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Top Gun: Maverick Director Names The Toughest Scene (& It's Not What We Expected)

When "Top Gun: Maverick" made its way to cinemas in the Summer of 2022, nobody really knew what to expect. The film was, of course, a sequel more than three decades in the making, and prior to its release had already endured a handful of pandemic-related delays. It did, however, front Hollywood's last great action star Tom Cruise. And as far as legacy sequels go, you could obviously do a lot worse than tapping into the generation-defining blockbuster energy of Cruise's 1986 hit "Top Gun."

When "Maverick" finally did hit the multiplex, it was bursting at the seams with energy. But the film proved more than just a tower-buzzing nostalgia trip, with Cruise and company building welcome and wholly unexpected layers of depth and pathos into their high-flying adventure flick. Like its beloved predecessor, "Maverick" has also earned renown for its technical ingenuity, with Cruise and director Joseph Kosinski pushing cast and crew to the limit and beyond in making the film's extensive aerial action as realistic as possible.

That approach paid off, as the film delivers a sweaty-palmed onslaught of flight sequences the likes of which moviegoers had literally never seen before. But according to Kosinski, one unexpected scene proved harder to shoot than any of the film's aerial action.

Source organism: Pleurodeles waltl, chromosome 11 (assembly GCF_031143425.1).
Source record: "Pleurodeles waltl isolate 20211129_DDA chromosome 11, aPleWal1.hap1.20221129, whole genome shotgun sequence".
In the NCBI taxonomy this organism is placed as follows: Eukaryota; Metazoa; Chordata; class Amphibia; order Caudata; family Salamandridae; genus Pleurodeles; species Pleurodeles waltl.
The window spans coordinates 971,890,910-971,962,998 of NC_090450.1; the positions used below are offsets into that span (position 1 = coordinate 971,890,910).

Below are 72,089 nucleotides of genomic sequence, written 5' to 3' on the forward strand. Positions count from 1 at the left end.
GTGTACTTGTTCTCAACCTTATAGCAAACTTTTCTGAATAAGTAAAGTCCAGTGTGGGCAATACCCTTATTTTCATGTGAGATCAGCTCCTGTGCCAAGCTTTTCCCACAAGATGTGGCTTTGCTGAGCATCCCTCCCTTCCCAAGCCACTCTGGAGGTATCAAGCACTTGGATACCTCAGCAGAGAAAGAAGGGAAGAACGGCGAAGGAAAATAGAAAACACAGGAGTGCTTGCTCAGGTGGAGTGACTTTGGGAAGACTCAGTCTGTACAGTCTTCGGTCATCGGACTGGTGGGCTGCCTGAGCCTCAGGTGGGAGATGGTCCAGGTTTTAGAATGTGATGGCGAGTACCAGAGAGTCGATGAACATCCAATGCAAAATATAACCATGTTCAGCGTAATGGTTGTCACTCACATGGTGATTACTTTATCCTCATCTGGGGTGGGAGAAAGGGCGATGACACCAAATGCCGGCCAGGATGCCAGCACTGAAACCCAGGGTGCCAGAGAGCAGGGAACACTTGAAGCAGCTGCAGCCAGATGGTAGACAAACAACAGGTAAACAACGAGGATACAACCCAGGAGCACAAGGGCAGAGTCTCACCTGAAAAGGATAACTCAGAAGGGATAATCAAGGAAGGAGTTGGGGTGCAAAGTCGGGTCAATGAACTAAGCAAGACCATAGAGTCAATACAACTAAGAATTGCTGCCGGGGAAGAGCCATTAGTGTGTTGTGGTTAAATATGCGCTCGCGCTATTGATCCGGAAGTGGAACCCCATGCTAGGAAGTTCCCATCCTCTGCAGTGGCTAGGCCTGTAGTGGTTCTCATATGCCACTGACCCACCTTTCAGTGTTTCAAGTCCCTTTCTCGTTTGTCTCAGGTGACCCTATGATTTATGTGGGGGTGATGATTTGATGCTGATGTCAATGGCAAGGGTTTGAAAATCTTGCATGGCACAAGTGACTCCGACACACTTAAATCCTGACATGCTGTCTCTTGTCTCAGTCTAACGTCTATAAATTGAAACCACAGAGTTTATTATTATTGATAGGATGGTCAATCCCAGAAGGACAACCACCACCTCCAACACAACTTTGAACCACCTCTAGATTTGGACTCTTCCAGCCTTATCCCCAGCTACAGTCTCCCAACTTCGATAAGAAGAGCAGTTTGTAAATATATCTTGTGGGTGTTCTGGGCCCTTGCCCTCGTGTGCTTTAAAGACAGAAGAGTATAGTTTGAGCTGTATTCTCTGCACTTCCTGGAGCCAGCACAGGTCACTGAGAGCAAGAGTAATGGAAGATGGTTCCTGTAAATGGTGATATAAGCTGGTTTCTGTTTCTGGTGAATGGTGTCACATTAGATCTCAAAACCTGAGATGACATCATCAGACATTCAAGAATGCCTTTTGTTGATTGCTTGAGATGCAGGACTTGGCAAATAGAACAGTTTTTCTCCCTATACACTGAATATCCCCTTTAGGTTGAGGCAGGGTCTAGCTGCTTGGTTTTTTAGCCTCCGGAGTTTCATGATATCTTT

Kosinski says shooting on the water proved far trickier than shooting in the sky

The "Top Gun: Maverick" helmer made this surprising admission during a recent interview with Vulture. According to Joseph Kosinski, despite the technical acumen and logistical planning involved in the film's aerial action, the toughest scene to shoot was the one set on the high seas; as Kosinski claimed, "I mean, the hardest one, which is one that you wouldn't think, was actually the sailing sequence."

He went on to admit that the scene — which finds Tom Cruise's titular flyboy hitting the ocean with his old flame Penny Benjamin (Jennifer Connelly) at the helm — proved exceedingly complicated because the crew actually had less control on the water than they did in the air. Kosinski said, "I had to shoot that scene three times in three different places before we got it," and noted that the problem was there never seemed to be enough wind to ensure the scene brought the requisite thrills.

Seems the wind in the sails was only part of the equation. "So what you're seeing is Tom and Jennifer Connelly on a very, very fast carbon-fiber racing boat doing 20, 22 knots," Kosinski shared, adding that a crew of experienced sailors were also aboard in case something happened the stars couldn't handle. 

Meanwhile, he and cinematographer Claudio Miranda faced their own issues shooting from a Technocrane-equipped boat nearby, with Kosinski quipping, "I'm literally holding on to Claudio's chair for dear life, trying to look at the monitor, and he's operating the camera." And that should give fans an even greater appreciation for what the film's cast and crew endured in making "Top Gun: Maverick" a thrill ride at every conceivable turn.